How are Dividends Taxed to Shareholders and Business Owners?
Dividends are distributions of the profits of a corporation to its shareholders and owners. Typically, dividends are distributed at specific times during the year, often quarterly.
Joshua Kennon, Investing for Beginners Expert, reminds us that the purpose of a corporation is basically to pay dividends to the shareholders as a reward for investing in the company. While dividends are valuable, like anything else of value that U.S. citizens receive, they are considered "income." And, as income to the shareholders or company owners, dividends are taxable.
Tax on Dividends to Shareholders
Companies paying dividends must provide shareholders receiving those dividends a report showing the amount of the dividends paid to that shareholder for the year. The report is made, on payments over $10 for the year, to recipients on Form 1099-DIV.
If your business has paid dividends to shareholders, you must also provide the IRS with a consolidated report by the end of January, for all dividends paid to all shareholders during the prior year. In addition, the company must submit a transmission Form 1096 to the IRS before the end of February, compiling all payments made to shareholders.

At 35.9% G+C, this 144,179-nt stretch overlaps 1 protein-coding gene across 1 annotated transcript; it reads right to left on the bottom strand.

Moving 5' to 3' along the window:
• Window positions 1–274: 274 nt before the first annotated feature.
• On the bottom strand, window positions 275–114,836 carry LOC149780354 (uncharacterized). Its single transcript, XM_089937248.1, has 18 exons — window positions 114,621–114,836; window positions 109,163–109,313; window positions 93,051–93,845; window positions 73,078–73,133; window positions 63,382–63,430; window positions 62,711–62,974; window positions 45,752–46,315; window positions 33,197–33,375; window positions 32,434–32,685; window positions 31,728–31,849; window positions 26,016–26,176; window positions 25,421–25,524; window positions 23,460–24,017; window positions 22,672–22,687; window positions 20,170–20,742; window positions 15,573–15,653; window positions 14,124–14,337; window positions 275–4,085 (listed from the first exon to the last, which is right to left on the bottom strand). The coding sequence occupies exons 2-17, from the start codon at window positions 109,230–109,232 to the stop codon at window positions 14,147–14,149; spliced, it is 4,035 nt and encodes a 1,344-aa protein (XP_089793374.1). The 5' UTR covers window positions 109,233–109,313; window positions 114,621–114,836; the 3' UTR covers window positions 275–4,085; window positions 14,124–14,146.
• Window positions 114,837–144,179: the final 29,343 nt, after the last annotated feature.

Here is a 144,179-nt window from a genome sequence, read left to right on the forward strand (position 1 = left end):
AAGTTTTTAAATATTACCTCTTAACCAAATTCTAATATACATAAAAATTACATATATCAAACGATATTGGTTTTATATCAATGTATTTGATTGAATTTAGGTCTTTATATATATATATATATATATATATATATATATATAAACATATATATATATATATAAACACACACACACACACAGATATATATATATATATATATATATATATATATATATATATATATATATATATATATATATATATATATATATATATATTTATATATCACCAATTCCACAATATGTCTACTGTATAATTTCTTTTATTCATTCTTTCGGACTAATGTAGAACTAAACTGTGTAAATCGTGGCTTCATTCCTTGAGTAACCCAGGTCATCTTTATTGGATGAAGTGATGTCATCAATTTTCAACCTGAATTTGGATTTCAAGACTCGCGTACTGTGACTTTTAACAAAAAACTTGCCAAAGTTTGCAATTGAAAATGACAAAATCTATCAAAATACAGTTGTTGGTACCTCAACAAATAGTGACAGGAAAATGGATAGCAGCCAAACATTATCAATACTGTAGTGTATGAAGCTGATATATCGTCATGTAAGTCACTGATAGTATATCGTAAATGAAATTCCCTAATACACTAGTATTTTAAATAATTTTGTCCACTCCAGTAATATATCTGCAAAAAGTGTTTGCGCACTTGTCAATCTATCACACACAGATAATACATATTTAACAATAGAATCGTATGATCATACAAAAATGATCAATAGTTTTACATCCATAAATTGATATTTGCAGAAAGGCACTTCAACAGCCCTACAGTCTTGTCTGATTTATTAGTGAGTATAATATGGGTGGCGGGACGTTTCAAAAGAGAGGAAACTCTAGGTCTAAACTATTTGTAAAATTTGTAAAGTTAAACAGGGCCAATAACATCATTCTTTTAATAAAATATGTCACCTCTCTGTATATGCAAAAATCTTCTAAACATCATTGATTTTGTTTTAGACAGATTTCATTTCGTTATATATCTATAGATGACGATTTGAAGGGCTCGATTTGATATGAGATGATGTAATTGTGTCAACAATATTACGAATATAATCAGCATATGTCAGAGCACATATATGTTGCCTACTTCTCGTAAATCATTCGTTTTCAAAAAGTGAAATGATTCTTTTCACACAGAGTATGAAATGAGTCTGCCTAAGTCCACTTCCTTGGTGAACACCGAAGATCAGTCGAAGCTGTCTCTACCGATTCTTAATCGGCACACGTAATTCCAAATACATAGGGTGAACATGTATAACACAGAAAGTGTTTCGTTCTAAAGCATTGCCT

Dividends are reported by shareholders on their personal tax returns, on Schedule D (Capital Gains and Losses) and a total of all dividends received should be included on the income section of Form 1040.
Dividends are taxed at a special dividend tax rate. In most cases, dividends are taxable as ordinary income to the recipient. In some cases, a dividend might be subject to capital gains tax as a qualified dividend. To learn more about qualified dividends, see IRS Publication 550. If an individual has received over $1500 of ordinary dividends during a year, he or she must file Schedule B - Interest and Ordinary Dividends.
Tax on Dividends to Company Owners, Partners, LLC Members, and S Corporation Owners
Partners in partnerships and LLCs and owners of S corporations do not receive dividends in the same way as shareholders in a corporation do. If you are the partner of a partnership or owner of an s corporation, you will receive a Schedule K-1 which details income you received from the business through your distributive share of the company's profits/losses, and capital gains.
Dividends and "Double Taxation"
Double taxation refers to the fact that dividends are taxed twice. First, the dividends distributed by the corporation are profits (part of the business net income) not business expenses and are not deductible. So the corporation pays corporate income tax on profits distributed to shareholders. Then, the shareholders pay income taxes personally on those dividends.
The information in this article is intended to be general, not tax or legal advice. Taxes and laws are always changing, and each business situation is unique. Check with your tax and legal advisors before making any decisions that could affect your business taxes.